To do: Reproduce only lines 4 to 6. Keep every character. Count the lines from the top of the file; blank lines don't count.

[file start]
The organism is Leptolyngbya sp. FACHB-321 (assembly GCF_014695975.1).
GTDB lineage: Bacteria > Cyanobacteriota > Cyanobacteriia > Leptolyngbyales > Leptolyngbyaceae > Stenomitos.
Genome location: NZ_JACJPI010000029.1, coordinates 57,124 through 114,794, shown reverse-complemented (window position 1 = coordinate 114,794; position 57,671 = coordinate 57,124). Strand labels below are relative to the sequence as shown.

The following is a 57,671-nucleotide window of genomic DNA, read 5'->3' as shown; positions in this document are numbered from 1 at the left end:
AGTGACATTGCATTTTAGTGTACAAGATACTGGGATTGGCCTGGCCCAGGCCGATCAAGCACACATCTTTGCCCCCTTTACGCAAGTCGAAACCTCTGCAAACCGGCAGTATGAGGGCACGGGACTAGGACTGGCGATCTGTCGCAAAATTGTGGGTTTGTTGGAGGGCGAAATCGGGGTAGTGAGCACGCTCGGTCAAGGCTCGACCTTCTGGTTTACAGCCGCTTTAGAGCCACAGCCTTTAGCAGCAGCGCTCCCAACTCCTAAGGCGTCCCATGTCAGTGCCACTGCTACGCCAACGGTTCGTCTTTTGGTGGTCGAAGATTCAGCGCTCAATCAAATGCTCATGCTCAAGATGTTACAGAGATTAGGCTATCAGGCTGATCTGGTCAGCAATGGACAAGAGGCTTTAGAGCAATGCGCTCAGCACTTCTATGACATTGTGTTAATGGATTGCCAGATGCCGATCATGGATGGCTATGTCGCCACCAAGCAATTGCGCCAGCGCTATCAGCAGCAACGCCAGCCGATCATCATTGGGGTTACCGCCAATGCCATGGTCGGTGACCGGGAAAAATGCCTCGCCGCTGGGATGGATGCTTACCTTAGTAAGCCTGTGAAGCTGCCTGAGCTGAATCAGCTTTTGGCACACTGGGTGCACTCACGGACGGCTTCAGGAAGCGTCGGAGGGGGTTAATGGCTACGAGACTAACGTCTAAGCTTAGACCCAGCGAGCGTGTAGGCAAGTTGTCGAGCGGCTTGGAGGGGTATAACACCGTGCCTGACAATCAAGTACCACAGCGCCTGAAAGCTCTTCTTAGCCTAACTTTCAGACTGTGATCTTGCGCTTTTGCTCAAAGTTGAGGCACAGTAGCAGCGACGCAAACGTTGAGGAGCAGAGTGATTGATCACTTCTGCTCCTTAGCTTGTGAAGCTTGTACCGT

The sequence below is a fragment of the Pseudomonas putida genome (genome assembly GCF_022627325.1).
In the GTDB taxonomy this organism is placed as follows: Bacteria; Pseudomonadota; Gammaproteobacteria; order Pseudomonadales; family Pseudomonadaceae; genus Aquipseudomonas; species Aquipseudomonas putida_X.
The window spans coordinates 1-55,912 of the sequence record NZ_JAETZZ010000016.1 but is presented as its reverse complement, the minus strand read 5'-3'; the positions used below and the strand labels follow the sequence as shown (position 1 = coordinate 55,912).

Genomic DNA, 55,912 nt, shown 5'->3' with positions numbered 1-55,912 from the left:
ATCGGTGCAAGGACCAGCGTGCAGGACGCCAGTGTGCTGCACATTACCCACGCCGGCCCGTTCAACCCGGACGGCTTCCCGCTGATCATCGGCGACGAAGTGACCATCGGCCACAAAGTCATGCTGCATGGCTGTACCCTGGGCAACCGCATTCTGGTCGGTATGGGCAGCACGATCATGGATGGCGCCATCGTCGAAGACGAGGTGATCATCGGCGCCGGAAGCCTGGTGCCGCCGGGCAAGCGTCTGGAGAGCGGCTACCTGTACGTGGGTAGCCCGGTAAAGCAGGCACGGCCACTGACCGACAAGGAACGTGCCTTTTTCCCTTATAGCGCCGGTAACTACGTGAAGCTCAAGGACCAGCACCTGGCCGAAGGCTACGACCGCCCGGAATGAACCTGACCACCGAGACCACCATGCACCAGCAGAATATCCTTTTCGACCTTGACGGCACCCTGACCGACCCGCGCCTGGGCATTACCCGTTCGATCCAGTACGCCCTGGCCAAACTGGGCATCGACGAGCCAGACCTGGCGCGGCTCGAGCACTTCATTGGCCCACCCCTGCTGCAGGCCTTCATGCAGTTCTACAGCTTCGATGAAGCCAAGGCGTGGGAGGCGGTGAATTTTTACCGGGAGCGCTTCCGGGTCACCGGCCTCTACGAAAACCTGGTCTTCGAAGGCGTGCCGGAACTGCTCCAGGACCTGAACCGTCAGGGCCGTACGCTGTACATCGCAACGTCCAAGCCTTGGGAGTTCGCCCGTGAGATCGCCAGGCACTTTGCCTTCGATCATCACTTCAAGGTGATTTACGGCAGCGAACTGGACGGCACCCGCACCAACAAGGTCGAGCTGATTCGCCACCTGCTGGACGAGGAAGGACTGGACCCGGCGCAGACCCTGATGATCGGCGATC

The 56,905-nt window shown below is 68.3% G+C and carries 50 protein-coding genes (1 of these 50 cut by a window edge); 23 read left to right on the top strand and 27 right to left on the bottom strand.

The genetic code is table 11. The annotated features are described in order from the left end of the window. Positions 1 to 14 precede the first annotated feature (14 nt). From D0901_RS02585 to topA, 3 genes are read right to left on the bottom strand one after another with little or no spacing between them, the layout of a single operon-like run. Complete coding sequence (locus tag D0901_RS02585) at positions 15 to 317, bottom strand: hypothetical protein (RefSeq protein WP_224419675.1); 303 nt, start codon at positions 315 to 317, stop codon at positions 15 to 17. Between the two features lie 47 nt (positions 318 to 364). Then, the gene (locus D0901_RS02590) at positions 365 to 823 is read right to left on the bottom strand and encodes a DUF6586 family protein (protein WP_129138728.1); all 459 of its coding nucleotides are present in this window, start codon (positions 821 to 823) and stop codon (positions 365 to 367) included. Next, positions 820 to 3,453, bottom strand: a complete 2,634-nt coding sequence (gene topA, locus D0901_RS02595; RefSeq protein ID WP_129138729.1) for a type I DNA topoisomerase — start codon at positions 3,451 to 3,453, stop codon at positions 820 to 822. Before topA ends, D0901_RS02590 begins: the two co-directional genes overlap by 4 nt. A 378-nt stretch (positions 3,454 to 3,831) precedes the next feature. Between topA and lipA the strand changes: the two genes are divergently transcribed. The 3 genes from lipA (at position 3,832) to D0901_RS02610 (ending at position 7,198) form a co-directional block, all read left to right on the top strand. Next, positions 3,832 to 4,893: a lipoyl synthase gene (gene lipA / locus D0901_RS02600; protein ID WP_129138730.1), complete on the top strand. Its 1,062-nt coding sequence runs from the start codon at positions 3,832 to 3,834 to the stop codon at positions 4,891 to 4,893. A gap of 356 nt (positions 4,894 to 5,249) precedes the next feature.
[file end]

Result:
The following is a 57,671-nucleotide window of genomic DNA, read 5'->3' as shown; positions in this document are numbered from 1 at the left end:
AGTGACATTGCATTTTAGTGTACAAGATACTGGGATTGGCCTGGCCCAGGCCGATCAAGCACACATCTTTGCCCCCTTTACGCAAGTCGAAACCTCTGCAAACCGGCAGTATGAGGGCACGGGACTAGGACTGGCGATCTGTCGCAAAATTGTGGGTTTGTTGGAGGGCGAAATCGGGGTAGTGAGCACGCTCGGTCAAGGCTCGACCTTCTGGTTTACAGCCGCTTTAGAGCCACAGCCTTTAGCAGCAGCGCTCCCAACTCCTAAGGCGTCCCATGTCAGTGCCACTGCTACGCCAACGGTTCGTCTTTTGGTGGTCGAAGATTCAGCGCTCAATCAAATGCTCATGCTCAAGATGTTACAGAGATTAGGCTATCAGGCTGATCTGGTCAGCAATGGACAAGAGGCTTTAGAGCAATGCGCTCAGCACTTCTATGACATTGTGTTAATGGATTGCCAGATGCCGATCATGGATGGCTATGTCGCCACCAAGCAATTGCGCCAGCGCTATCAGCAGCAACGCCAGCCGATCATCATTGGGGTTACCGCCAATGCCATGGTCGGTGACCGGGAAAAATGCCTCGCCGCTGGGATGGATGCTTACCTTAGTAAGCCTGTGAAGCTGCCTGAGCTGAATCAGCTTTTGGCACACTGGGTGCACTCACGGACGGCTTCAGGAAGCGTCGGAGGGGGTTAATGGCTACGAGACTAACGTCTAAGCTTAGACCCAGCGAGCGTGTAGGCAAGTTGTCGAGCGGCTTGGAGGGGTATAACACCGTGCCTGACAATCAAGTACCACAGCGCCTGAAAGCTCTTCTTAGCCTAACTTTCAGACTGTGATCTTGCGCTTTTGCTCAAAGTTGAGGCACAGTAGCAGCGACGCAAACGTTGAGGAGCAGAGTGATTGATCACTTCTGCTCCTTAGCTTGTGAAGCTTGTACCGT

The sequence below is a fragment of the Pseudomonas putida genome (genome assembly GCF_022627325.1).